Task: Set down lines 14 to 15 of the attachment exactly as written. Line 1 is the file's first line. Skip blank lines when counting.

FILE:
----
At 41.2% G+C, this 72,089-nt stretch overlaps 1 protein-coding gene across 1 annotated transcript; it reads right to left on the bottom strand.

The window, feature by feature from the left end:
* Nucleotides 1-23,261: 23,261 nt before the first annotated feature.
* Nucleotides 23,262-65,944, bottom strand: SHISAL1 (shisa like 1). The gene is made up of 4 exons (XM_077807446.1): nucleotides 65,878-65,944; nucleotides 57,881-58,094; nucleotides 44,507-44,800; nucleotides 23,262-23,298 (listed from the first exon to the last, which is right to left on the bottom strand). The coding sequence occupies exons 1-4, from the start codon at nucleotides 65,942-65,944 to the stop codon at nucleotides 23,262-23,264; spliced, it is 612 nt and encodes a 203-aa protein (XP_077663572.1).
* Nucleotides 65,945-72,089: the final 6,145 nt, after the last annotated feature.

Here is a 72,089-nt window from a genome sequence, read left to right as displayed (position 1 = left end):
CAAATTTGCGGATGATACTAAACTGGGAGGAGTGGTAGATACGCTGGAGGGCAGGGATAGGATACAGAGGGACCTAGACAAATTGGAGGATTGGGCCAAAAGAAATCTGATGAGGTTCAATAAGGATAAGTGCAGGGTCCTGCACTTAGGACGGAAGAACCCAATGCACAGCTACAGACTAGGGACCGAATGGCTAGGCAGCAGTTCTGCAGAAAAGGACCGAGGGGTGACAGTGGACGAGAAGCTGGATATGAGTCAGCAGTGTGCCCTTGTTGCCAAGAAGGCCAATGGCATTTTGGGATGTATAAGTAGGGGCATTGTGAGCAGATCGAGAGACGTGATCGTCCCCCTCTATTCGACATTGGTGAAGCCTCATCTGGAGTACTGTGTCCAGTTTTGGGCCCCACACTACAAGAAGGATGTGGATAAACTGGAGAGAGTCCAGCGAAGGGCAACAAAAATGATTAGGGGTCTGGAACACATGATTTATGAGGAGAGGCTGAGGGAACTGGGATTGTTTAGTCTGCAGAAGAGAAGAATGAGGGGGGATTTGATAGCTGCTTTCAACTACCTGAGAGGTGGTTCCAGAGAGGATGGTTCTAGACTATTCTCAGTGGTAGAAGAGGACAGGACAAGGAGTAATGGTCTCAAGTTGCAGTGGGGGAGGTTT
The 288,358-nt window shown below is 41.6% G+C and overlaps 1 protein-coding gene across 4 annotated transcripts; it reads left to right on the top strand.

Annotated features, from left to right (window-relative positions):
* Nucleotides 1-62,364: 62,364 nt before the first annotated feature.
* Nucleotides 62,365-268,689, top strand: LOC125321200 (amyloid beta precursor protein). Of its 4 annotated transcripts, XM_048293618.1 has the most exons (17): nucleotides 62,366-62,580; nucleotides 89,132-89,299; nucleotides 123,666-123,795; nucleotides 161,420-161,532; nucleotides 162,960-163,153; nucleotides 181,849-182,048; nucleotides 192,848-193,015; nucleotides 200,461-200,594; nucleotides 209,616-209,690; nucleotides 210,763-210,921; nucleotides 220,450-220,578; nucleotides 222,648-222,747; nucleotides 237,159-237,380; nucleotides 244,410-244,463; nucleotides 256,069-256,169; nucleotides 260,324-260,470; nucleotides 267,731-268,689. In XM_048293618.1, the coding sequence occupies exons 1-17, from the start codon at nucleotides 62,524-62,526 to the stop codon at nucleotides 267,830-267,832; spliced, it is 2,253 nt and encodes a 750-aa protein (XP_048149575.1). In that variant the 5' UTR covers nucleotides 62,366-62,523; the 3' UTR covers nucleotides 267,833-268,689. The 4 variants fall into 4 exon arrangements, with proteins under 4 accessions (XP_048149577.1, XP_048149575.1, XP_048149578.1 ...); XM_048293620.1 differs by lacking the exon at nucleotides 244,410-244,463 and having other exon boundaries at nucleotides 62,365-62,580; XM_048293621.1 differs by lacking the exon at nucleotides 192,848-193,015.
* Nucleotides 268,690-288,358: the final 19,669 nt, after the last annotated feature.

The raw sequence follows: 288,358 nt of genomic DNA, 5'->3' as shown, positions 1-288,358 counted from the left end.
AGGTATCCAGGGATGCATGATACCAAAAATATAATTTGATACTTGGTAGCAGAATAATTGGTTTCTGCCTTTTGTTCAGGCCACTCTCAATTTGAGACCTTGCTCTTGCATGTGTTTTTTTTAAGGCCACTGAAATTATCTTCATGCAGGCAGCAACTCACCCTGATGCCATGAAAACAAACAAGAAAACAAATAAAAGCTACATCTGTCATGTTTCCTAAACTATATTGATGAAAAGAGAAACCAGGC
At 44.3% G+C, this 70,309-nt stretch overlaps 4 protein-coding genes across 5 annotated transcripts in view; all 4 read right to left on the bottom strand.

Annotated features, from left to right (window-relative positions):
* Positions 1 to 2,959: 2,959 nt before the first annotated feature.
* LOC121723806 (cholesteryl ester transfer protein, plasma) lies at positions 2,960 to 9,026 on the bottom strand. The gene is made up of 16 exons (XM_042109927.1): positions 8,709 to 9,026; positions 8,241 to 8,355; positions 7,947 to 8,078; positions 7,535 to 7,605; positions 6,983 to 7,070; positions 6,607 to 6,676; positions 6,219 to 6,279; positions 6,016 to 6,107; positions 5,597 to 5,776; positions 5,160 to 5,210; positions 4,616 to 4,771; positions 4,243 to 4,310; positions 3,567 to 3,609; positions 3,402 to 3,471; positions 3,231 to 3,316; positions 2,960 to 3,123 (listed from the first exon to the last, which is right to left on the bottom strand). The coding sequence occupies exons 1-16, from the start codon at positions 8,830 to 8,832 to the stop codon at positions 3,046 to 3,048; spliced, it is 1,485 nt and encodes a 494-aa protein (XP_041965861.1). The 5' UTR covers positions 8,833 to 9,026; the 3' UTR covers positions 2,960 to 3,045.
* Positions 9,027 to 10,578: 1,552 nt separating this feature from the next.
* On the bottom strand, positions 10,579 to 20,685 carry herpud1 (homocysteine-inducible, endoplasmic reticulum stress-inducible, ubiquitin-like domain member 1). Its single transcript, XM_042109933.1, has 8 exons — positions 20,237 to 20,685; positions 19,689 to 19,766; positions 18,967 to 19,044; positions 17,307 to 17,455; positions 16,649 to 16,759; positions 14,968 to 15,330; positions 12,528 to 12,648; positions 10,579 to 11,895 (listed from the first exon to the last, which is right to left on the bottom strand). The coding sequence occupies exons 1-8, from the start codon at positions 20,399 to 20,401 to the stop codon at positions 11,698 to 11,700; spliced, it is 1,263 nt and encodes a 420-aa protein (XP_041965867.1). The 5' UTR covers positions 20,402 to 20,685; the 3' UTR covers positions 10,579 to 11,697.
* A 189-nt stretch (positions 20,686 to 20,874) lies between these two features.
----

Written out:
AGGTATCCAGGGATGCATGATACCAAAAATATAATTTGATACTTGGTAGCAGAATAATTGGTTTCTGCCTTTTGTTCAGGCCACTCTCAATTTGAGACCTTGCTCTTGCATGTGTTTTTTTTAAGGCCACTGAAATTATCTTCATGCAGGCAGCAACTCACCCTGATGCCATGAAAACAAACAAGAAAACAAATAAAAGCTACATCTGTCATGTTTCCTAAACTATATTGATGAAAAGAGAAACCAGGC
At 44.3% G+C, this 70,309-nt stretch overlaps 4 protein-coding genes across 5 annotated transcripts in view; all 4 read right to left on the bottom strand.